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Sex Offender Issues

Each article on this page was pulled from sites that specialize in peer reviewed documents. These sites included Capella University’s online library, Sage Publications, Proquest, EBSCO, ERICS, as well as numerous others.

Each document has been thoroughly scanned personally for viruses, Trojans, or macros and is clean and safe for download. These documents are in Adobe PDF or Word format


Discovery in child pornography cases after Adam Walsh act - Glynn et al 2009

What restrictions does the Adam Walsh Act place on defense access to discovery in child pornography cases? What was the law governing the production of this material prior to the Adam Walsh Act? If the statute only limits access to material or property that “constitutes child pornography,” who decides if the material is child pornography?



An end game to sex predator laws - Janus-Bolin 2008

"Sexually Violent Predator (SVP) laws allow the state to deprive persons of their physical liberty using civil commitment, avoiding the tightly bounded, constitutionally circumscribed tools of criminal law. As such, they inhabit an area close to the boundary of criminal and civil justice—and of constitutionality."



Criminal Justice Federalism and National Sex Offender Policy - Logan 2008

"The extent this assessment is accurate, it poses special difficulty for a federalist system such as ours, which reposes main police power authority in the states, not the national government, and has traditionally favored a decentralized approach to governance. In recent decades, however, nationalism has largely trumped federalism concerns, as Congress and the President have federalized a broad range of criminal misconduct previously the exclusive province of states. The effort, as students of the field are well aware, has inspired extensive critical commentary and two recent Supreme Court decisions overturning federal laws."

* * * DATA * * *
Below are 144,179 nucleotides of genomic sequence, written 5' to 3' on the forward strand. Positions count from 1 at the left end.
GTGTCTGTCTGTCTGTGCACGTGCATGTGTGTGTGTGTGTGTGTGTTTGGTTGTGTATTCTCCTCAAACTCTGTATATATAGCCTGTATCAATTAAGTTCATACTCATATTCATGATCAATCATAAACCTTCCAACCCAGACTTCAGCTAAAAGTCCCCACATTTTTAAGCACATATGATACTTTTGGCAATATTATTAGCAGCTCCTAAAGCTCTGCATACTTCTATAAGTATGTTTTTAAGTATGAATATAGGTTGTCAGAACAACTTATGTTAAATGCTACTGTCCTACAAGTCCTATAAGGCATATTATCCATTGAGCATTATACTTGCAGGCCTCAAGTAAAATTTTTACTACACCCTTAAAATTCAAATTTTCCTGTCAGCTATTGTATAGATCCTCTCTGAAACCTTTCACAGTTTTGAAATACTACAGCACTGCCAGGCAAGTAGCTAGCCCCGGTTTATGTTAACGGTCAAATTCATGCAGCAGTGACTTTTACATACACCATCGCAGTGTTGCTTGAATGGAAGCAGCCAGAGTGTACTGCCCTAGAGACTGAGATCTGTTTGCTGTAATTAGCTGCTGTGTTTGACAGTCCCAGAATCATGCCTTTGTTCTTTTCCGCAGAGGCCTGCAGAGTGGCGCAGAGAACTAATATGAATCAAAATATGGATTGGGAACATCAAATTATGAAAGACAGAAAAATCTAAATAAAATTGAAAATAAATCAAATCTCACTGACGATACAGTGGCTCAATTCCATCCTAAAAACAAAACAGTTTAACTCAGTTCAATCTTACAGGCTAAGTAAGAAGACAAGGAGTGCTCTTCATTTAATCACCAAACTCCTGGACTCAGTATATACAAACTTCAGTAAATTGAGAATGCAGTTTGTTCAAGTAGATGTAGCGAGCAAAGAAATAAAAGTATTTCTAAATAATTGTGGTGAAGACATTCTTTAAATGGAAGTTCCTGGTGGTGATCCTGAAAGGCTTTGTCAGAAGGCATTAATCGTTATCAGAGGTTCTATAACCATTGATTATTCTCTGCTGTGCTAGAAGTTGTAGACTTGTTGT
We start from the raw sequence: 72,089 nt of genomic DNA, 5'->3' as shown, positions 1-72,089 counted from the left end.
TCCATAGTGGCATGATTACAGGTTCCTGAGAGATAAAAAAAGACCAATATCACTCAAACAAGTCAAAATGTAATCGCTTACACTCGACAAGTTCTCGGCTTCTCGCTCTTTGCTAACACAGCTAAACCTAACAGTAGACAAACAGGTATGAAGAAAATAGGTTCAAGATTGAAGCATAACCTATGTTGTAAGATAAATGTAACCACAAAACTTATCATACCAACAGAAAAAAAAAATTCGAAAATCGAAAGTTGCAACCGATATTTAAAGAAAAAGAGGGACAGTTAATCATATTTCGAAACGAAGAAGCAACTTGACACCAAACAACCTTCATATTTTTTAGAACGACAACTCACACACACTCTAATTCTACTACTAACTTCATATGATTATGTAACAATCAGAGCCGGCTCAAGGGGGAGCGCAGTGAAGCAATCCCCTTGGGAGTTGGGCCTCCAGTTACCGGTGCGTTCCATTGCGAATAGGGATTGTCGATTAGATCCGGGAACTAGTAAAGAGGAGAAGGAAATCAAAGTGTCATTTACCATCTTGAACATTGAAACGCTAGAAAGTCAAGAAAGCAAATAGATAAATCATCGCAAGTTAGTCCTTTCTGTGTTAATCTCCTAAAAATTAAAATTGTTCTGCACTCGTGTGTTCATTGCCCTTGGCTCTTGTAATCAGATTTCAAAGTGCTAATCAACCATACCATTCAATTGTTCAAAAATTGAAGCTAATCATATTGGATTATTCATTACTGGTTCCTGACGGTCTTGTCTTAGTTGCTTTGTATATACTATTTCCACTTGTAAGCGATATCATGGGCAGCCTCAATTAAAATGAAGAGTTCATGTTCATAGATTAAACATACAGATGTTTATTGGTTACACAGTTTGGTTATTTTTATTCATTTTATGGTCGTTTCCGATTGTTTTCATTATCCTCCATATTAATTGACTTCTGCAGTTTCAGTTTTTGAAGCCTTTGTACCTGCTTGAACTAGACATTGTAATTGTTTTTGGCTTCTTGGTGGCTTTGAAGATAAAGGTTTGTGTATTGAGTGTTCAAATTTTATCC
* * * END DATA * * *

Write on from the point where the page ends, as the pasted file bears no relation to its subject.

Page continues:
The commercial sexual exploitation of children and youth in illinois - Ashley 2008

"Child pornography and prostitution have made the commercial sexual exploitation of children a multi-million dollar industry in the U.S. Due to the attention that commercial sexual exploitation of children has received and its priority among federal, state, and local law enforcement officials, it is an important crime problem for Illinois to examine.1 The Department of Justice’s Office of Juvenile Justice and Delinquency Prevention considers commercial sexual exploitation of children, “one of the most overlooked and egregious forms of child abuse.” The office further states. “Reports from law enforcement and those concerned with child protection make it clear the commercial sexual exploitation of children is a critical problem and that increasing numbers of children and youth are being sexually exploited through prostitution and pornography in the United States.”



No Easy Answers Sex Offender Laws in the US - Carey 2007

"What happened to nine-year-old Jessica Lunsford is every parent’s worst nightmare. In February 2005 she was abducted from her home in Florida, raped, and buried alive by a stranger, a next-door neighbor who had been twice convicted of molesting children. Over the past decade, several horrific crimes like Jessica’s murder have captured massive media attention and fueled widespread fears that children are at high risk of assault by repeat sex offenders. Politicians have responded with a series of laws, including the sex offender registration, community notification, and residency restriction laws that are the subject of this report."



The influence of sex offender registration and notification laws in the united states - Walker et al 2007

"This paper explores the impact of sex offender policies by examining sex offenses through time series analysis. Using monthly count data of rapes aggregated at the state level, this analysis uses Box-Jenkins autoregressive integrated moving average (ARIMA) models to conduct ten separate intervention analyses on the enforcement of Megan’s
Law. The results of the interrupted time series analyses are mixed with regard to whether the enforcement of sex offender registration had a statistically significant effect on the number of rapes reported at the state level. Although several states showed a nonsignificant increase in the number of rapes, only three states had a significant effect on decreasing the number of rapes. Policy implications of this research are discussed in terms of the efficacy of sex offender registration and whether changes in these laws should be considered."